The second possible explanation—though Baylor thinks this implausible—has to do with the way that Ockham understands the foundations of morality as compared with Aquinas. For Ockham, there is no essential connection between the moral order as it currently exists and the divine wisdom. The highest norm of morality is the divine will. It just so happens that murder, for example, is wrong today. But there is no reason that God could not make murder right tomorrow if he so willed. The moral order, in short, is contingent. On the Thomistic view, however, the natural law is a participation in the eternal law. It is the point of contact between God’s plan for us as conceived in the divine mind, on the one hand, and the human intellect, on the other. Synderesis, as we saw above, plays a key role in this connection insofar as it grasps the moral principles that lead human beings to their final destiny. Moreover, the moral principles that guide us in how to achieve our final end are as true today as they were yesterday, and indeed will be for all time, owing to the natures that God has bestowed upon us. As Baylor writes:

As the element of man’s original nature which was substantially undamaged after Adam’s fall, the synteresis was the anthropological point of connection between an abiding moral order, which manifested ideas in the divine intellect according to which creation was necessarily ordered, and man’s certain knowledge of universal principles of that moral order. Ockham, however, stressed the absolute contingency of creation […] For Ockham, God’s will, as manifested in the moral precepts he has ordained, constitutes the ultimate and objective norm of morality. God is under no obligation; rather, it is divine will which determines moral obligation. This awesome conception of divine liberty and omnipotence, and the contingency of the created order has led many to the conclusion that the objective basis of Ockham’s ethics is authoritarian or positivistic and inherently unstable since it appears to depend only upon an alterable divine fiat. If this were so, then it would appear odd also to posit within man an inborn and inalienable knowledge of moral principles in the form of synteresis. (Baylor 1977: 79–80)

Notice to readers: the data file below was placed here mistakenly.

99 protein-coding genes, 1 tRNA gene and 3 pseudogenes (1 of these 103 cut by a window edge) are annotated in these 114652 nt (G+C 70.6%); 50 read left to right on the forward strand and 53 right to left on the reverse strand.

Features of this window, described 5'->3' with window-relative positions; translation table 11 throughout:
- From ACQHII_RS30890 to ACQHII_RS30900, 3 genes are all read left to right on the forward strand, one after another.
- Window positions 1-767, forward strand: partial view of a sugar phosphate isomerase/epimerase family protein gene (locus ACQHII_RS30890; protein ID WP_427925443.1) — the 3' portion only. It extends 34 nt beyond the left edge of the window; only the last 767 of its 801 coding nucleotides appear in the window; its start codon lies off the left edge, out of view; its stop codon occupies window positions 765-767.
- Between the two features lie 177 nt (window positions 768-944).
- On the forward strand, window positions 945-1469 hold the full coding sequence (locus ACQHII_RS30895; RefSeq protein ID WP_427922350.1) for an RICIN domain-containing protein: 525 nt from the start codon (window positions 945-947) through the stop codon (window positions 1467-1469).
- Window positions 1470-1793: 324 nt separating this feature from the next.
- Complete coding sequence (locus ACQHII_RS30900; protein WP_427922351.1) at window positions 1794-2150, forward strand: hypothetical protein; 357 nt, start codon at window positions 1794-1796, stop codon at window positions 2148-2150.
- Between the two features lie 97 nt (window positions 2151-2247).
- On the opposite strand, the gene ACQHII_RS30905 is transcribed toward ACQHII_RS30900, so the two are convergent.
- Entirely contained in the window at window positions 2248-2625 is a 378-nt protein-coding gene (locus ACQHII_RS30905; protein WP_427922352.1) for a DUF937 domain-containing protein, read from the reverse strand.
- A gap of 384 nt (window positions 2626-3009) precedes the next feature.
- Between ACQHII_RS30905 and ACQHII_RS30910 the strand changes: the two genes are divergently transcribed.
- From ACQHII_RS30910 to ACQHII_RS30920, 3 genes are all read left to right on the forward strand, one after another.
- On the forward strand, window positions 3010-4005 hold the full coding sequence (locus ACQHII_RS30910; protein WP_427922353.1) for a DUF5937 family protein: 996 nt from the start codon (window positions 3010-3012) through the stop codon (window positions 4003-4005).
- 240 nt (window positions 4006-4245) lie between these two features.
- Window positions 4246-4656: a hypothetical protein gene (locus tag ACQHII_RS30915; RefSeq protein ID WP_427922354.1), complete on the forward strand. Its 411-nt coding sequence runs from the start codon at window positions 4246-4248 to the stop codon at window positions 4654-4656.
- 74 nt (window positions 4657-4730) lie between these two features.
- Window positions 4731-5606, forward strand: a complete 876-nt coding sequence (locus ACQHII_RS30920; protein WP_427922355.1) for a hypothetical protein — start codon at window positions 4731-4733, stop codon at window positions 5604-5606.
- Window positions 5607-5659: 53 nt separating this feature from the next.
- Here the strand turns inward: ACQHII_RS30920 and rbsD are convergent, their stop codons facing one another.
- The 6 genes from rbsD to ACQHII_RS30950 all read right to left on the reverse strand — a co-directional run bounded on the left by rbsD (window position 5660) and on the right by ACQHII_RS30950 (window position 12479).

A distinguished proponent of the interpretation Baylor describes was Servais Pinckaers. Because the foundations of morality are rooted in the divine will, which can change, there was no need for Ockham to resort to a mechanism that discovers the eternal principles of morality as these emerge from human nature since, for Ockham, no such principles exist. Rather, according to Pinckaers’ interpretation of Ockham, moral principles are known through revelation. (Pinckaers 1993: 258). While Pinckaers was correct in his assessment of Ockham’s metaethics—which is fundamentally authoritarian despite elements of rationalism—he was wrong in his characterization of Ockham’s moral epistemology. This is because, while it is indeed possible to come to know the principles of morality via divine revelation, on Ockham’s account, it is also possible, despite their grounding in God’s will, to come to know them via natural reason and experience (see Eardley 2013: 82–87). Examples of the former, that is, of principles that are self-evidently true, are “every blameworthy evil is to be avoided” and “the will ought to conform itself to right reason”. An example of a moral proposition that is grounded in experience, on the other hand, is “an angry man should be calmed with soothing words” (Eardley 2013: 86–87). God obviously wills that we should follow such injunctions. But how can we know his will if not through revelation? Although the contemporary philosopher Peter Geach was not a particularly sympathetic reader of Ockham, he was willing to concede the possibility that a metaethics grounded in divine commands could nonetheless yield a naturalistic moral epistemology. As he put it:

the rational recognition that a practice is generally undesirable and that it is best for people on the whole not even to think of resorting to it is thus in fact a promulgation to a man of the Divine law forbidding the practice, even if he does not realise that this is a promulgation of the Divine law, even if he does not believe there is a God. (Geach 1981: 170)

Ockham would have agreed.

A second and related way in which Pinckaers misinterpreted Ockham’s moral epistemology was Pinckaers’ assumption that, because Ockham discarded the traditional notion of synderesis, he must have done the same for its twin concept of conscience. Pinckaers conceded that moral principles, even if rooted in the divine will, still need to be applied to particular situations on Ockham’s account. This role was, of course, reserved for conscience in the earlier tradition. In Ockham, according to Pinckaers, this role now became associated with practical reason and prudence (Pinckaers 1993: 259).